Devotional Message, Psalm 23

Still, Waters Run Deep!

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He makes me lie down in green pastures. He leads me beside still waters.

3He restores my soul. Psalm 23:2-3

 The Shepherd Provides

The early Native Americans had a unique practice of training young braves. On the night of a boy’s thirteenth birthday, after learning hunting, scouting, and fishing skills, he was put to one final test. He was placed in a dense forest to spend the entire night alone. Until then, he had never been away from the security of the family and the tribe. But on this night, he was blindfolded and taken several miles away. When he took off the blindfold, he was in the middle of thick woods, and he was terrified! Every time a twig snapped, he visualized a wild animal ready to pounce. After what seemed like an eternity, dawn broke, and the first rays of sunlight entered the interior of the forest. Looking around, the boy saw flowers, trees, and the outline of the path. Then, to his utter astonishment, he beheld the figure of a man standing just a few feet away, armed with a bow and arrow. It was his father. He had been there all night long.  -Our Daily Bread.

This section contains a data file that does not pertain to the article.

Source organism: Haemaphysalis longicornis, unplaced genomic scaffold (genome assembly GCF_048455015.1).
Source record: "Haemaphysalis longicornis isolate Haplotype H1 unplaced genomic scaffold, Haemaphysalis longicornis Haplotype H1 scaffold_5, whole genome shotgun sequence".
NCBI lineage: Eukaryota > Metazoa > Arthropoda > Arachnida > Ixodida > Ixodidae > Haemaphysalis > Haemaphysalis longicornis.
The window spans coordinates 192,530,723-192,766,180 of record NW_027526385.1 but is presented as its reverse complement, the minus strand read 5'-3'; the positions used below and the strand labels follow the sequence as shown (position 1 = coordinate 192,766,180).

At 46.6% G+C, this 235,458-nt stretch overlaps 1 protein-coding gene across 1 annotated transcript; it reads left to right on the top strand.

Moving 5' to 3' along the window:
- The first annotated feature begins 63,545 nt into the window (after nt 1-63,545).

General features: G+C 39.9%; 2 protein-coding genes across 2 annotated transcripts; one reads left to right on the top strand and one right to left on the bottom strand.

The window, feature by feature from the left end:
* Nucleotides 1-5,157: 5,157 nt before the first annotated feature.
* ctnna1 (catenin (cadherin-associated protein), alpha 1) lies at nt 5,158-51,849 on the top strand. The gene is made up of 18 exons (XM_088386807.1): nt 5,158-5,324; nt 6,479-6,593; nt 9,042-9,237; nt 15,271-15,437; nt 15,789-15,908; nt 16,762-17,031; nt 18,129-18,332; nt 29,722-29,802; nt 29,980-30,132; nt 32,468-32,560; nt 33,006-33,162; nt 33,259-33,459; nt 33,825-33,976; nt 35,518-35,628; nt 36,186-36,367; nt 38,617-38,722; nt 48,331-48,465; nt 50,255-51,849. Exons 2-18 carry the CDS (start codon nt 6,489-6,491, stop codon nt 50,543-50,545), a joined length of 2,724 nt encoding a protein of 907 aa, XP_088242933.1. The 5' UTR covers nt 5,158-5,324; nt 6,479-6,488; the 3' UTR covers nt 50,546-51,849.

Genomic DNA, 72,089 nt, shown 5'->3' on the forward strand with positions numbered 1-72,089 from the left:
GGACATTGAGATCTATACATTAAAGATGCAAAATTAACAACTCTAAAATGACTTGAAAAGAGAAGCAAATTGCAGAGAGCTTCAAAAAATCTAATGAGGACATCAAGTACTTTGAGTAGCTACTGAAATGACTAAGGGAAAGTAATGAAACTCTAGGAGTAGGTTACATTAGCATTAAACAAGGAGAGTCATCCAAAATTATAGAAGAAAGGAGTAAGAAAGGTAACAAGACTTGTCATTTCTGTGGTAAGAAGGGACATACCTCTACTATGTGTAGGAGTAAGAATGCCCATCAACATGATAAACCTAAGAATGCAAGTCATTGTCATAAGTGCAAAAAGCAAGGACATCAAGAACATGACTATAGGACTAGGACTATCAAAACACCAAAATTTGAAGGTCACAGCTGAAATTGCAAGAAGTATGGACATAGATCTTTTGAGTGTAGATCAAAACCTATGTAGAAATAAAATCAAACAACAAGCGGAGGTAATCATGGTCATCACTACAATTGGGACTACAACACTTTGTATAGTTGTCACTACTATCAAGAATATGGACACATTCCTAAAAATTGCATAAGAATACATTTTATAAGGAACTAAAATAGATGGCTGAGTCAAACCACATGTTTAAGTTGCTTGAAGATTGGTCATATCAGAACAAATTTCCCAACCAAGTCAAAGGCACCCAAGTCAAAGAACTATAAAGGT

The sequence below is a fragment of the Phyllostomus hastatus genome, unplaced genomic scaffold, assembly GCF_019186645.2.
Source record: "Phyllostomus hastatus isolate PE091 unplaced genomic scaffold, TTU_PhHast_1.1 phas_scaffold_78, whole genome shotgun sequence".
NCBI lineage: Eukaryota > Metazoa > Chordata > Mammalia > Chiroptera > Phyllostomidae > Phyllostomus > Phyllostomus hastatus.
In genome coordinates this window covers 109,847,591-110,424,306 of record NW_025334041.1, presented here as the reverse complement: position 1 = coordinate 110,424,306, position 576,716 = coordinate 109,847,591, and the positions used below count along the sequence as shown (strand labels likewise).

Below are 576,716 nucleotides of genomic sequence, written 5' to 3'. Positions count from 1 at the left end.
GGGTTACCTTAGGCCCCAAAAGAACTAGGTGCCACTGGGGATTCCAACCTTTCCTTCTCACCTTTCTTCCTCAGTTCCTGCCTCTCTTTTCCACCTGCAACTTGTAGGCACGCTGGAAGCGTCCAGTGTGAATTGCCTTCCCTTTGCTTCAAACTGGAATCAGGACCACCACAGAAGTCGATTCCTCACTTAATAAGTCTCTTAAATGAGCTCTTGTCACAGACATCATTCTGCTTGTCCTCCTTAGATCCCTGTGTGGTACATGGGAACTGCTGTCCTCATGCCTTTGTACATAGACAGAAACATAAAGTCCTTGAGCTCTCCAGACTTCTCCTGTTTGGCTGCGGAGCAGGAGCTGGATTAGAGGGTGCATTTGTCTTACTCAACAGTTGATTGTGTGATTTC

Stop and ponder that picture for a moment.  We go through life so often feeling terrified of all things happening around us. Like the blindfolded young braves, we attempt to man up and get through life all alone not knowing or understanding that we are never alone.  The Good Shepherd is there all the time never more than a few feet away, saying it is ok.  It is safe.   As we continue to slow walk our way through Psalm 23, there are just two imagines to meditate on here.

He settles me down in green pastures.